Worshiping Weed: RFRA Allows Church of Cannabis


We’ve heard about the boycotts, the outrage, and of course the support. Now some surprising effects of the controversial Religious Freedom Restoration Act.

An Indiana man, using the law’s protection of religion, to start a new church.

The First Church of Cannabis.

Indiana Secretary of State, Connie Lawson approved the paperwork the day after Governor Mike Pence signed the RFRA.

Now The First Church of Cannabis, whose sacrament is marijuana and hemp, is Indiana’s budding religion.

“We need a new religion,” says founder Bill Levin, “Something we can relate to. Not some old doctrine, but something new.”

And that’s exactly what he’s doing. Using the RFRA not to single out, but to smoke up.

“I celebrate it. I encourage it. And I will never stop a parishioner from lighting up in our sanctuary.”

Marijuana is still illegal in Indiana, but the new law could create loopholes.

Local attorney Mike Woods is working on Democratic State Rep. Gail Riecken’s mayoral campaign. Riecken voted against the RFRA.

“This law is so poorly drafted a lawyer can’t really tell people what it means,” says Woods, “Does it legalize marijuana for somebody that wants to use it for part of a religious practice? It very well might.”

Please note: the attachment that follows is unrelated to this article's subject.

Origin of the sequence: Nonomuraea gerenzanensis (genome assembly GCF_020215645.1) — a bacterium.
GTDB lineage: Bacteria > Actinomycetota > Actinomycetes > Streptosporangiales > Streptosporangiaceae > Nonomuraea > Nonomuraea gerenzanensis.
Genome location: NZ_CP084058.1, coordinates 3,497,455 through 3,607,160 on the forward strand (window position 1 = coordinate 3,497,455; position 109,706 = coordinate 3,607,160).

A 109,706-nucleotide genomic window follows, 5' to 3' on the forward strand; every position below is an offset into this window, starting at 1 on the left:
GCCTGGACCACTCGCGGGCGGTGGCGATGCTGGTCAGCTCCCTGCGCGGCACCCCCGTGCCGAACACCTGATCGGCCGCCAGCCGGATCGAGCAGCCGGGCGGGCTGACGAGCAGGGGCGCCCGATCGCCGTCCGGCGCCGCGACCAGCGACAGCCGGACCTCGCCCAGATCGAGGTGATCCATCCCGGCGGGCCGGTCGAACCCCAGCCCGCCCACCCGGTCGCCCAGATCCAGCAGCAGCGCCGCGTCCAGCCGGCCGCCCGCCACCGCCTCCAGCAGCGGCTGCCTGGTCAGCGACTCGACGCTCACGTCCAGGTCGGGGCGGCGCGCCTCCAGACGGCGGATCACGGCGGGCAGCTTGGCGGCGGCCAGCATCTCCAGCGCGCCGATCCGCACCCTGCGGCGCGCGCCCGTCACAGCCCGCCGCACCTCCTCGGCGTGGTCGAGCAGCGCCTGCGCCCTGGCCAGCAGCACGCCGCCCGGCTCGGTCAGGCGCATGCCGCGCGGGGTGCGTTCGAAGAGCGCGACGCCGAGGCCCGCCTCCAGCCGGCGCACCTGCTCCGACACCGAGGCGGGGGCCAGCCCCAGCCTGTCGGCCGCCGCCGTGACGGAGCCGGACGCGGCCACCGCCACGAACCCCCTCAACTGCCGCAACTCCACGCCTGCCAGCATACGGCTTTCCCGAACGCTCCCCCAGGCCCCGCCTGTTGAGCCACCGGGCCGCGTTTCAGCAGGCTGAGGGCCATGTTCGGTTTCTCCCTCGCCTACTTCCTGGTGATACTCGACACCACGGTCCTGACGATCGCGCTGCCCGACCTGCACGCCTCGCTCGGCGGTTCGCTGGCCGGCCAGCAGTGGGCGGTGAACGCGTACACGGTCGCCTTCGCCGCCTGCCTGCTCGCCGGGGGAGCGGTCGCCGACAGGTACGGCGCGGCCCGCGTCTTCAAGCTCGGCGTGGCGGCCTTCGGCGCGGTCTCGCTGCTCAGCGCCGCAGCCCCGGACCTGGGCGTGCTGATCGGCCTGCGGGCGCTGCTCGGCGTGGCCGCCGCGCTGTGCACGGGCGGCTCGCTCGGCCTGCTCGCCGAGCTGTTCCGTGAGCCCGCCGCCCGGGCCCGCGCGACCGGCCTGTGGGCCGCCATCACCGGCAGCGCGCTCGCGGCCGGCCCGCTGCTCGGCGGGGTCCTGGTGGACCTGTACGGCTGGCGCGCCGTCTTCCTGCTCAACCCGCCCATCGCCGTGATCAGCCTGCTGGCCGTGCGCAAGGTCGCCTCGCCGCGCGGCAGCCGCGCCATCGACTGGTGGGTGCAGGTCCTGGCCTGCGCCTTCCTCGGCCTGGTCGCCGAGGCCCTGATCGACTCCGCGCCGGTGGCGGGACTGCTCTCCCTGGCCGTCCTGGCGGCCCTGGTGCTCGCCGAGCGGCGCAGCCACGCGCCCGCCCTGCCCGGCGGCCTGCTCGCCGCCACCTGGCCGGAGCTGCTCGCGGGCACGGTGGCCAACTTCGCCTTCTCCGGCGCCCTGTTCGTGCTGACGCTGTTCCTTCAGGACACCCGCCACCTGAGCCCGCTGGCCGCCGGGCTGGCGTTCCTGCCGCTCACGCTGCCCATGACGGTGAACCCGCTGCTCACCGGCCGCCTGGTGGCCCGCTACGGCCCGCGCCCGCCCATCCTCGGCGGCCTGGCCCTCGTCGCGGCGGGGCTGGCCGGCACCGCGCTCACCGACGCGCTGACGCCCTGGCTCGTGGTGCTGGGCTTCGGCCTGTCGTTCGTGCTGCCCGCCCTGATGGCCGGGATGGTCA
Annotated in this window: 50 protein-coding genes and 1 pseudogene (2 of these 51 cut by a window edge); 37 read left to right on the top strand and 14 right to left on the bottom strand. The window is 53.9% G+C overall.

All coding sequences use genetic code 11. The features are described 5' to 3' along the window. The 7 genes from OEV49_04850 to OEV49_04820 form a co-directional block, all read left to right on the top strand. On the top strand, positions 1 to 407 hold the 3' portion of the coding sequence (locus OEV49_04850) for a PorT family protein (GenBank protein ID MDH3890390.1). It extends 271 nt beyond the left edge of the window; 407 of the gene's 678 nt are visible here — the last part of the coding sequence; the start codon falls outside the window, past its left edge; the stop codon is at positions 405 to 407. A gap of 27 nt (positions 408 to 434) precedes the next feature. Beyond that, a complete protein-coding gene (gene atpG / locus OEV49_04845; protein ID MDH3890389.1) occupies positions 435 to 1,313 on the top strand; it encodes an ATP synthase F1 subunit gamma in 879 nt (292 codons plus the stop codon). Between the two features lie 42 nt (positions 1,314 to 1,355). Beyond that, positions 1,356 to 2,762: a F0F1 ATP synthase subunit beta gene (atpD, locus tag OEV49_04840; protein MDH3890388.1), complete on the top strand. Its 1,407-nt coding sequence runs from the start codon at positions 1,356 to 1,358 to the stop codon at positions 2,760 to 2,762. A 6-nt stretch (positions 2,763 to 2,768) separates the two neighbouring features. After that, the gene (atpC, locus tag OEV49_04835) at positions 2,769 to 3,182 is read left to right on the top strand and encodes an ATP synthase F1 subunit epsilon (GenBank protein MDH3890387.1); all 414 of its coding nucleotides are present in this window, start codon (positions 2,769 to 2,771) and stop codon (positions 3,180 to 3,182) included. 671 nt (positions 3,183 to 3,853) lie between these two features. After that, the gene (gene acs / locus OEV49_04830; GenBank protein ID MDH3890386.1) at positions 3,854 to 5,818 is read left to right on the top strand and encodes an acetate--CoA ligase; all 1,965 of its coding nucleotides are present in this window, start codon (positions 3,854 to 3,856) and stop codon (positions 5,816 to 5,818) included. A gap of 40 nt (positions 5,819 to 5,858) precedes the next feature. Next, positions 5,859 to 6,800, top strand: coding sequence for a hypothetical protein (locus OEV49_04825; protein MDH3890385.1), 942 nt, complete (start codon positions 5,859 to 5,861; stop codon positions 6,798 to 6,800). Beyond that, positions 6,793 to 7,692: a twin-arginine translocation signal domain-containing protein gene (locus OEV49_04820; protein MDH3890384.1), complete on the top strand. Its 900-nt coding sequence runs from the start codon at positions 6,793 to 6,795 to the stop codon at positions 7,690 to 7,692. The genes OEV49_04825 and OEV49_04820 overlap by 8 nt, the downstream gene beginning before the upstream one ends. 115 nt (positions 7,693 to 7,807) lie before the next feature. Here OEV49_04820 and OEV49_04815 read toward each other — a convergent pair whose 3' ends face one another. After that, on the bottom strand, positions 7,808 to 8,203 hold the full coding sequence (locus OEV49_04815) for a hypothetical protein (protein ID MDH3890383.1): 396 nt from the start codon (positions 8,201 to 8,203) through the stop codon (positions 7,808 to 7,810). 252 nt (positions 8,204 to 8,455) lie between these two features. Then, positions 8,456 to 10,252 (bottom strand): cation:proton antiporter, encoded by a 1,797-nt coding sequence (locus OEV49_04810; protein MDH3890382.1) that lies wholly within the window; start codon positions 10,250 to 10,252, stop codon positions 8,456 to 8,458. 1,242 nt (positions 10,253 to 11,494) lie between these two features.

The RFRA prevents state government from substantially burdening a person’s exercise of religion. “Many states have legalized marijuana, so how can Indiana claim it’s a substantial burden?” adds Woods.

But some say the church is using “religion” loosely.

“Smoking pot is not a religion, that’s a choice,” says Ben Riley, “That’s a life choice.”

Woods believes the story for the church isn’t over. “The government will try to shut him down, and then he would assert a defense saying its a substantial burden on my religion. And then its gonna be up to a trial judge.”

But Levin says he thinks he’s in the clear. “I do not believe officers of the law will go into a church sanctuary, because if they open the doors to go into mine; there’s some religions that offer wine to minors on Sundays.”

A church founded on marijuana is opening the religious freedom door. What’s next? You might ask.

“Use your imagination,” says Woods.

Levin says he is still trying to build a church with a sanctuary in Indianapolis, but he says the church will not buy or sell marijuana.

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